Russia and the United Arab Emirates (U.A.E.) are developing a unique bilateral relationship. The latest manifestation of growing ties occurred at the biennial International Defense Exhibition & Conference (IDEX) in February when Russia and the U.A.E. announced a deal to co-produce a fifth-generation jet fighter in the Emirates. Although Moscow and Abu Dhabi have been cooperating on a range of economic and security issues for years, this was an unprecedented move.

In many instances, the U.A.E. and Russia share similar perceptions of the Middle East’s problems. These range from terrorism and radicalization of Muslim youth to the Israeli-Palestinian conflict, as well as ideas for bringing the Muslim and non-Muslim worlds closer together. Sharing common concerns about Islamists fighting in Syria, the country’s six-year civil war has not fueled tensions in U.A.E.-Russia relations as it has in Moscow’s ties with Saudi Arabia and Qatar. In fact, last June, the U.A.E.’s Federal National Council speaker hailed Moscow’s efforts to promote peaceful negotiations in Syria. The U.A.E.’s leadership has also signaled its willingness, in principle, to accept a resolution to the country’s civil war involving Bashar al-Assad, highlighting some distance between Abu Dhabi and Riyadh’s positions. At the International Aviation and Space Salon in August 2015, held in Moscow one month before Russia launched its direct military intervention in Syria, Emirati and Russian officials coordinated meetings with their Egyptian and Jordanian counterparts to discuss regional security solutions.

This year, with respect to Syria, Abu Dhabi certainly recognizes that the Kremlin is leading the negotiations while Moscow can open lines of communication between the Arab Gulf states and Tehran. In Egypt, the U.A.E. has joined Russia in backing President Abdel Fattah el-Sisi’s crackdown on Islamist groups. In Iraq, Abu Dhabi and Moscow have coordinated in the counterterrorism sphere by equipping Iraq’s security forces in their fight against the Islamic State (ISIS). Libya is important for both countries, which are jointly concerned about the shattered country’s future and are providing support to Field Marshal Khalifa Hifter, who is aligned with the Egyptian-backed secular-learning government based in the eastern city of Tobruk, which rivals Libya’s internationally-recognized Government of National Accord based in Tripoli.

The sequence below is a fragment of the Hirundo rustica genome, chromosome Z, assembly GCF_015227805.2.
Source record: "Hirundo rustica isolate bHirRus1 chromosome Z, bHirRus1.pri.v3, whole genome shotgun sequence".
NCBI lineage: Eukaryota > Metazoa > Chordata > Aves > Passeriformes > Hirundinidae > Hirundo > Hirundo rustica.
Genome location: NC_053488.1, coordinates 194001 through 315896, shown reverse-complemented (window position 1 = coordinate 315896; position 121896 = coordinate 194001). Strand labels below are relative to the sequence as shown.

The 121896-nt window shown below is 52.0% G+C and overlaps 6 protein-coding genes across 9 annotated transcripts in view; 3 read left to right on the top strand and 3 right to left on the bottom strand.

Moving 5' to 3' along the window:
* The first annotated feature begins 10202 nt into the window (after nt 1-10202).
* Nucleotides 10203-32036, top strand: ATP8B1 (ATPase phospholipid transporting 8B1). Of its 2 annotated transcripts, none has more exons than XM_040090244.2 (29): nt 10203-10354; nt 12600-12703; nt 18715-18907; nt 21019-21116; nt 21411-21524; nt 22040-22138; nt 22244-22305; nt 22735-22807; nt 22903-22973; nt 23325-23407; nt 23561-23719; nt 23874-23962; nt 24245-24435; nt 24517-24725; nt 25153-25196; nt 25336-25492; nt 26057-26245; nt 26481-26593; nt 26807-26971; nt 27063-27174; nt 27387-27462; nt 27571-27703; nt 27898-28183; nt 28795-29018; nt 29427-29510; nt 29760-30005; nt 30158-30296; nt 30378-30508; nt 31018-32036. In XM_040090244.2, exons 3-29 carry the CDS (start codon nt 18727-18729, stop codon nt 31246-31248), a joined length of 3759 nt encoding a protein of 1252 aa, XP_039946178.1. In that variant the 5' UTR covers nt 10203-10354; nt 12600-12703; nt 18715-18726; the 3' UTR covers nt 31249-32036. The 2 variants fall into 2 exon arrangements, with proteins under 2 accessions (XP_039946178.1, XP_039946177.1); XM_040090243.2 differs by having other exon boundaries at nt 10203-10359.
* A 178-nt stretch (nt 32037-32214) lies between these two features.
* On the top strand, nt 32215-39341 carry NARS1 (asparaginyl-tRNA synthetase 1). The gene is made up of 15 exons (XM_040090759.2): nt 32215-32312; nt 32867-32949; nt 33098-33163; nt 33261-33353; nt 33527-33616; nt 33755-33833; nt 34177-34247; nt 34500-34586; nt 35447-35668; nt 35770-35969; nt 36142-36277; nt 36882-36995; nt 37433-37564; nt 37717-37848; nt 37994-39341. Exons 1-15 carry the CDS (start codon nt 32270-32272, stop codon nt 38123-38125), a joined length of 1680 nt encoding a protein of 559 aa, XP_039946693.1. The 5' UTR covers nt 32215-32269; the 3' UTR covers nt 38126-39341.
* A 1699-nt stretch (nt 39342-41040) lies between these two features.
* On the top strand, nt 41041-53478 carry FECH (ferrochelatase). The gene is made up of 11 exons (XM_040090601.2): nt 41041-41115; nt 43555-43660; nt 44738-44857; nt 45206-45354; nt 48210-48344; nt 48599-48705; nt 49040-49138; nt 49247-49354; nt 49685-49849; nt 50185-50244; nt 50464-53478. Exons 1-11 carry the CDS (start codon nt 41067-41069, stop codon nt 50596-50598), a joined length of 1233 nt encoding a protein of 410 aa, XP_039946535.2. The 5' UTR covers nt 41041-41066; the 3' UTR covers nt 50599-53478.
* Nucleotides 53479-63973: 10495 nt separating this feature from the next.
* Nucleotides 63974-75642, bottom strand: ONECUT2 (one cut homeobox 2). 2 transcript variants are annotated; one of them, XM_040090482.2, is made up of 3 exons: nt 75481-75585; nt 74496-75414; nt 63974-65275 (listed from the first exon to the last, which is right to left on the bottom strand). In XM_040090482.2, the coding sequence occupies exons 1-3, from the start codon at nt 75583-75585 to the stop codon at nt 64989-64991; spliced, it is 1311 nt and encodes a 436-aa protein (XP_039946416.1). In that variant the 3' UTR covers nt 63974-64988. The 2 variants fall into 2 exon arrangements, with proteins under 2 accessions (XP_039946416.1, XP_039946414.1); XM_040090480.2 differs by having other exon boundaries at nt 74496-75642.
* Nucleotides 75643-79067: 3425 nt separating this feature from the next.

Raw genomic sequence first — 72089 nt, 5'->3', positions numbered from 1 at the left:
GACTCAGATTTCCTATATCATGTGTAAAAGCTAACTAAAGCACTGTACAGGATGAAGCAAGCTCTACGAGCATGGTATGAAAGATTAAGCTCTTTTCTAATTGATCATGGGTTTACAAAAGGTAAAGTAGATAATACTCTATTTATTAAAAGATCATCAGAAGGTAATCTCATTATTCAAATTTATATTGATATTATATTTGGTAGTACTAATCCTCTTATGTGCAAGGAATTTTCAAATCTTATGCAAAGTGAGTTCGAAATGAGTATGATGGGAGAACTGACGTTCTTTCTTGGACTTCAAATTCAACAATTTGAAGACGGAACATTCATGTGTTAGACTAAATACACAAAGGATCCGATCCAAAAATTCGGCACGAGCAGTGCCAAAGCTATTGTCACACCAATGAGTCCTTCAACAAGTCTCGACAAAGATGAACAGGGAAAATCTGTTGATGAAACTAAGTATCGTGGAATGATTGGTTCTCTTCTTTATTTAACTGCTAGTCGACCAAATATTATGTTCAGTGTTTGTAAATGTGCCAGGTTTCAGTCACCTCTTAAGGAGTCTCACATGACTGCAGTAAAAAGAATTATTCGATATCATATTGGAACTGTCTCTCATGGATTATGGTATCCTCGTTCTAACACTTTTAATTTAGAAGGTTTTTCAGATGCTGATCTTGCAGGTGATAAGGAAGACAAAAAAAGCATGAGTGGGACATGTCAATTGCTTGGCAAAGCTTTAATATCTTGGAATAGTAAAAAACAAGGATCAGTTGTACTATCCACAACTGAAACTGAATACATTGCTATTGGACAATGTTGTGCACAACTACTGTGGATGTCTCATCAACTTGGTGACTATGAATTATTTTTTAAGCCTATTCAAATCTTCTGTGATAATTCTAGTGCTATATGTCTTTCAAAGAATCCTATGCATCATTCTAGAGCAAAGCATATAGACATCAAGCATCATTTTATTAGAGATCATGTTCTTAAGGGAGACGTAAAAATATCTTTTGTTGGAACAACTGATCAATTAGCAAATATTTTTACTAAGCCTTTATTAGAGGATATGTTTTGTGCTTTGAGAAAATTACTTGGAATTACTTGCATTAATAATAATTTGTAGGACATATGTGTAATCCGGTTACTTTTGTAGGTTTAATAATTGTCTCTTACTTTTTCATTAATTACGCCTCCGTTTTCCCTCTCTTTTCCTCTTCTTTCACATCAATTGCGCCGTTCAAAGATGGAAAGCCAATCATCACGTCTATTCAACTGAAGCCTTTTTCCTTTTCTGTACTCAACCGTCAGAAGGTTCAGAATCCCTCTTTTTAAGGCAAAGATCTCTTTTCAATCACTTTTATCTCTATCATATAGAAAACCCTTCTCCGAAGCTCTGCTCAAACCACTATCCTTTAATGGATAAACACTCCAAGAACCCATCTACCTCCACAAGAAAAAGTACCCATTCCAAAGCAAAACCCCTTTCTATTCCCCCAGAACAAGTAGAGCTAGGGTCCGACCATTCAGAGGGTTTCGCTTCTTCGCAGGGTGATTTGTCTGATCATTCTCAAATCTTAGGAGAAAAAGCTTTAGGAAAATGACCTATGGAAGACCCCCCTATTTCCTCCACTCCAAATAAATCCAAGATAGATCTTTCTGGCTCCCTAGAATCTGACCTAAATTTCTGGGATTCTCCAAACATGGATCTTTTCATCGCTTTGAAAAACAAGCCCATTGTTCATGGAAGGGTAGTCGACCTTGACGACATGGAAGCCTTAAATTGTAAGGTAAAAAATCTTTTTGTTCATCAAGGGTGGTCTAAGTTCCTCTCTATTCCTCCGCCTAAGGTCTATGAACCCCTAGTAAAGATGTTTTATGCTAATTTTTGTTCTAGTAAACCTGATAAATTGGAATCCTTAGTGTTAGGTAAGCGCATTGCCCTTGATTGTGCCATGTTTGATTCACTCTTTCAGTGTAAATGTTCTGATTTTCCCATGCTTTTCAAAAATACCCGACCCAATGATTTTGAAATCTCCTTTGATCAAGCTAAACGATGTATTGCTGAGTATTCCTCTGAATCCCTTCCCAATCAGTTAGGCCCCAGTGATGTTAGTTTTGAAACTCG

The U.A.E.’s ambassador to Russia, Omar Ghobash, who deeply understands the Kremlin’s interests, is a key player in this relationship. Ghobash has been vocal about the need for Russia’s participation in settling regional issues and promoting stability. He often calls for Moscow’s stepped up participation in confronting Middle Eastern security crises and promoting regional stability. Since 2008, Ghobash has been the vital interlocutor between Abu Dhabi and Moscow. U.A.E. investment in Russia has grown by $8 billion over the past few years, in no small part due to the ambassador’s work.

Russia sees Ghobash’s ideas for fighting ISIS narratives as useful. He argues that combatting these extremists is a global responsibility and participation from all countries is necessary, particularly with regards to ideas, which resonates well with Russian scholars well-versed in Islam in Arab societies. Ghobash’s view of Russia as a great Christian civilization fits Abu Dhabi’s view of moderation, especially with the plight of ancient Christian minorities across the MENA region. His book, Letters to a Young Muslim, is generating considerable attention for boosting the fight against Islamist radicalization.